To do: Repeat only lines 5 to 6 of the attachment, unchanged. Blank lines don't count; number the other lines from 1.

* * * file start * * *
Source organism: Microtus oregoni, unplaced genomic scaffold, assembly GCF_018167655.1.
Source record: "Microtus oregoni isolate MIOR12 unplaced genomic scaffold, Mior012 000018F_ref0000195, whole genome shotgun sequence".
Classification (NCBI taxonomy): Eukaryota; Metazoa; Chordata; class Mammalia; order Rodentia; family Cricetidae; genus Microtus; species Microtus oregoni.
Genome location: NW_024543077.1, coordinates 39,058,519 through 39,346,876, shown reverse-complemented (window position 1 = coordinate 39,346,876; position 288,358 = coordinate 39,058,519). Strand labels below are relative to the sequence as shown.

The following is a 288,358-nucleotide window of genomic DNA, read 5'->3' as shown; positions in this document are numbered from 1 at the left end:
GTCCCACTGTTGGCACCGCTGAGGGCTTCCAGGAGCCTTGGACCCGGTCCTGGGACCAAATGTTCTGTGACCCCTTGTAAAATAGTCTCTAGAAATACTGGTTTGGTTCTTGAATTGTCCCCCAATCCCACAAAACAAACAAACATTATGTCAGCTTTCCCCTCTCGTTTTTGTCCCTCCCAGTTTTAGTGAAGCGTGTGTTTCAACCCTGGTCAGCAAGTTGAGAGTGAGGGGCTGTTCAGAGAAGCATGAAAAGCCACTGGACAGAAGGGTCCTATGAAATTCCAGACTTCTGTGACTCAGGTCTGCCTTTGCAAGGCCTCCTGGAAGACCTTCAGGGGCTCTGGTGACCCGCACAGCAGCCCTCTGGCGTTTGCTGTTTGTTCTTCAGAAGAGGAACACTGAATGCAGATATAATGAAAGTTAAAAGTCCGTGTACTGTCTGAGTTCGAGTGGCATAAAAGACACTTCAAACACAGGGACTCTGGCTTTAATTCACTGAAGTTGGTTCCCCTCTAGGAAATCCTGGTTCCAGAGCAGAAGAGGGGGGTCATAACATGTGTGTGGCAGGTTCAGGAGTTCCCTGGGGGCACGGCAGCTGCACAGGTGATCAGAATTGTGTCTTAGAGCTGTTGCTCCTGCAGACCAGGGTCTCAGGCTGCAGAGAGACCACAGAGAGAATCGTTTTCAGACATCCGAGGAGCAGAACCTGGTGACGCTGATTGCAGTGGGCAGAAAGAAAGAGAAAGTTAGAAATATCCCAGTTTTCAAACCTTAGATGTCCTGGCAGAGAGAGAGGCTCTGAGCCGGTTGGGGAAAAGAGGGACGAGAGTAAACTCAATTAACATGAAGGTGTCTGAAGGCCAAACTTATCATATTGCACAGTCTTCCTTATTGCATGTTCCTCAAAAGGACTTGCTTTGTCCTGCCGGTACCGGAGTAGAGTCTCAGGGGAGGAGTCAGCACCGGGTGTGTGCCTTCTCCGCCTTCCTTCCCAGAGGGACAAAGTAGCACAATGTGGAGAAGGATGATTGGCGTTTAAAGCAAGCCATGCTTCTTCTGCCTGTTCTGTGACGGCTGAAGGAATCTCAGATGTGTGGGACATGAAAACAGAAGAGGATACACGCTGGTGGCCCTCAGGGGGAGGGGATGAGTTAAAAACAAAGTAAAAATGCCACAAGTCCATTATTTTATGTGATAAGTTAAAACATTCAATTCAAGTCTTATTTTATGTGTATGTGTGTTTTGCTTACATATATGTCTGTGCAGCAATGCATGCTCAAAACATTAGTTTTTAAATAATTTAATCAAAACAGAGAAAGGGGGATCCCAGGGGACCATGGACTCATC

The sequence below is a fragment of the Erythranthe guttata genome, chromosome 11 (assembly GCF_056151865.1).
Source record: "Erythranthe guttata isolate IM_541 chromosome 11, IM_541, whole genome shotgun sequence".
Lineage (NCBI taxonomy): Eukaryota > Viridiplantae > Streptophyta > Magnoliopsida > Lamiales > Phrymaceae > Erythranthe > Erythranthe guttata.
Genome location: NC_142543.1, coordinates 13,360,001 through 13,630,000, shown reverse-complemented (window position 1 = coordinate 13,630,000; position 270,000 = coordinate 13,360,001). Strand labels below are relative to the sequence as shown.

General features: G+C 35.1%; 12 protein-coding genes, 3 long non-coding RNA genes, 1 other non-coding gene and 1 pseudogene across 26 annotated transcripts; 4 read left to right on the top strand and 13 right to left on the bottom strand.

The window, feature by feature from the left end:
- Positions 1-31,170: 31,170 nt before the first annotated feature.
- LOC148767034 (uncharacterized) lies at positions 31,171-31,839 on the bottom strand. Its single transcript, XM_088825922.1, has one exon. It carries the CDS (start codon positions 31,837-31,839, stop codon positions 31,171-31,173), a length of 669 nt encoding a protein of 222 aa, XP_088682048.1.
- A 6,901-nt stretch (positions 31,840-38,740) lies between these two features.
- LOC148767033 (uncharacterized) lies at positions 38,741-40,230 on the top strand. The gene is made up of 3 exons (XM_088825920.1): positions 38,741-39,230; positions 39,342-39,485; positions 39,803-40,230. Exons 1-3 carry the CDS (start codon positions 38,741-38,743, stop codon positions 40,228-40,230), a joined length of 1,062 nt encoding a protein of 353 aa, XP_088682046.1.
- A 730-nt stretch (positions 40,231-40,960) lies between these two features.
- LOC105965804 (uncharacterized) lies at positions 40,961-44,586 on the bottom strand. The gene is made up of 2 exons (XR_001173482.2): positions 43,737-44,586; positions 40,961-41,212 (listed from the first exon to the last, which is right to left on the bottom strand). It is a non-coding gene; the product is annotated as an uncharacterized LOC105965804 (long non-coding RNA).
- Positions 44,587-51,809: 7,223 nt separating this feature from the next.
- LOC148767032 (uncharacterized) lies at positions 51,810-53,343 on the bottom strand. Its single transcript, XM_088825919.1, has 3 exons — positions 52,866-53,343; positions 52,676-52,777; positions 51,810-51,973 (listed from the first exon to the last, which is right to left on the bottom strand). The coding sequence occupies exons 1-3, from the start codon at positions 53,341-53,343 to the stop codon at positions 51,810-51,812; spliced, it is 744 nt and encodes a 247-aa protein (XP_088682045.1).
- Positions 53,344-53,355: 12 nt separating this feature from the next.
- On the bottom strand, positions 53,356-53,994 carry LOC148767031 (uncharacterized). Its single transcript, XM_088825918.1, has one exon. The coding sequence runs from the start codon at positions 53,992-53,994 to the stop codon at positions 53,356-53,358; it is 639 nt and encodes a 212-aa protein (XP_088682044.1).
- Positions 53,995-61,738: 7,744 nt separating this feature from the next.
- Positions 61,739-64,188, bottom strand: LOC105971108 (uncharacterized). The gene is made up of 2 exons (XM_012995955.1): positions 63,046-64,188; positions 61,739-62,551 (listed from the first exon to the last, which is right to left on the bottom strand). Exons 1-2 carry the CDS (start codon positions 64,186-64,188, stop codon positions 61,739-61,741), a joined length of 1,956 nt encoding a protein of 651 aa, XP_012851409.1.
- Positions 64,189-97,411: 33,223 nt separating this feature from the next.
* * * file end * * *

The following is a 288,358-nucleotide window of genomic DNA, read 5'->3' as shown; positions in this document are numbered from 1 at the left end:
GTCCCACTGTTGGCACCGCTGAGGGCTTCCAGGAGCCTTGGACCCGGTCCTGGGACCAAATGTTCTGTGACCCCTTGTAAAATAGTCTCTAGAAATACTGGTTTGGTTCTTGAATTGTCCCCCAATCCCACAAAACAAACAAACATTATGTCAGCTTTCCCCTCTCGTTTTTGTCCCTCCCAGTTTTAGTGAAGCGTGTGTTTCAACCCTGGTCAGCAAGTTGAGAGTGAGGGGCTGTTCAGAGAAGCATGAAAAGCCACTGGACAGAAGGGTCCTATGAAATTCCAGACTTCTGTGACTCAGGTCTGCCTTTGCAAGGCCTCCTGGAAGACCTTCAGGGGCTCTGGTGACCCGCACAGCAGCCCTCTGGCGTTTGCTGTTTGTTCTTCAGAAGAGGAACACTGAATGCAGATATAATGAAAGTTAAAAGTCCGTGTACTGTCTGAGTTCGAGTGGCATAAAAGACACTTCAAACACAGGGACTCTGGCTTTAATTCACTGAAGTTGGTTCCCCTCTAGGAAATCCTGGTTCCAGAGCAGAAGAGGGGGGTCATAACATGTGTGTGGCAGGTTCAGGAGTTCCCTGGGGGCACGGCAGCTGCACAGGTGATCAGAATTGTGTCTTAGAGCTGTTGCTCCTGCAGACCAGGGTCTCAGGCTGCAGAGAGACCACAGAGAGAATCGTTTTCAGACATCCGAGGAGCAGAACCTGGTGACGCTGATTGCAGTGGGCAGAAAGAAAGAGAAAGTTAGAAATATCCCAGTTTTCAAACCTTAGATGTCCTGGCAGAGAGAGAGGCTCTGAGCCGGTTGGGGAAAAGAGGGACGAGAGTAAACTCAATTAACATGAAGGTGTCTGAAGGCCAAACTTATCATATTGCACAGTCTTCCTTATTGCATGTTCCTCAAAAGGACTTGCTTTGTCCTGCCGGTACCGGAGTAGAGTCTCAGGGGAGGAGTCAGCACCGGGTGTGTGCCTTCTCCGCCTTCCTTCCCAGAGGGACAAAGTAGCACAATGTGGAGAAGGATGATTGGCGTTTAAAGCAAGCCATGCTTCTTCTGCCTGTTCTGTGACGGCTGAAGGAATCTCAGATGTGTGGGACATGAAAACAGAAGAGGATACACGCTGGTGGCCCTCAGGGGGAGGGGATGAGTTAAAAACAAAGTAAAAATGCCACAAGTCCATTATTTTATGTGATAAGTTAAAACATTCAATTCAAGTCTTATTTTATGTGTATGTGTGTTTTGCTTACATATATGTCTGTGCAGCAATGCATGCTCAAAACATTAGTTTTTAAATAATTTAATCAAAACAGAGAAAGGGGGATCCCAGGGGACCATGGACTCATC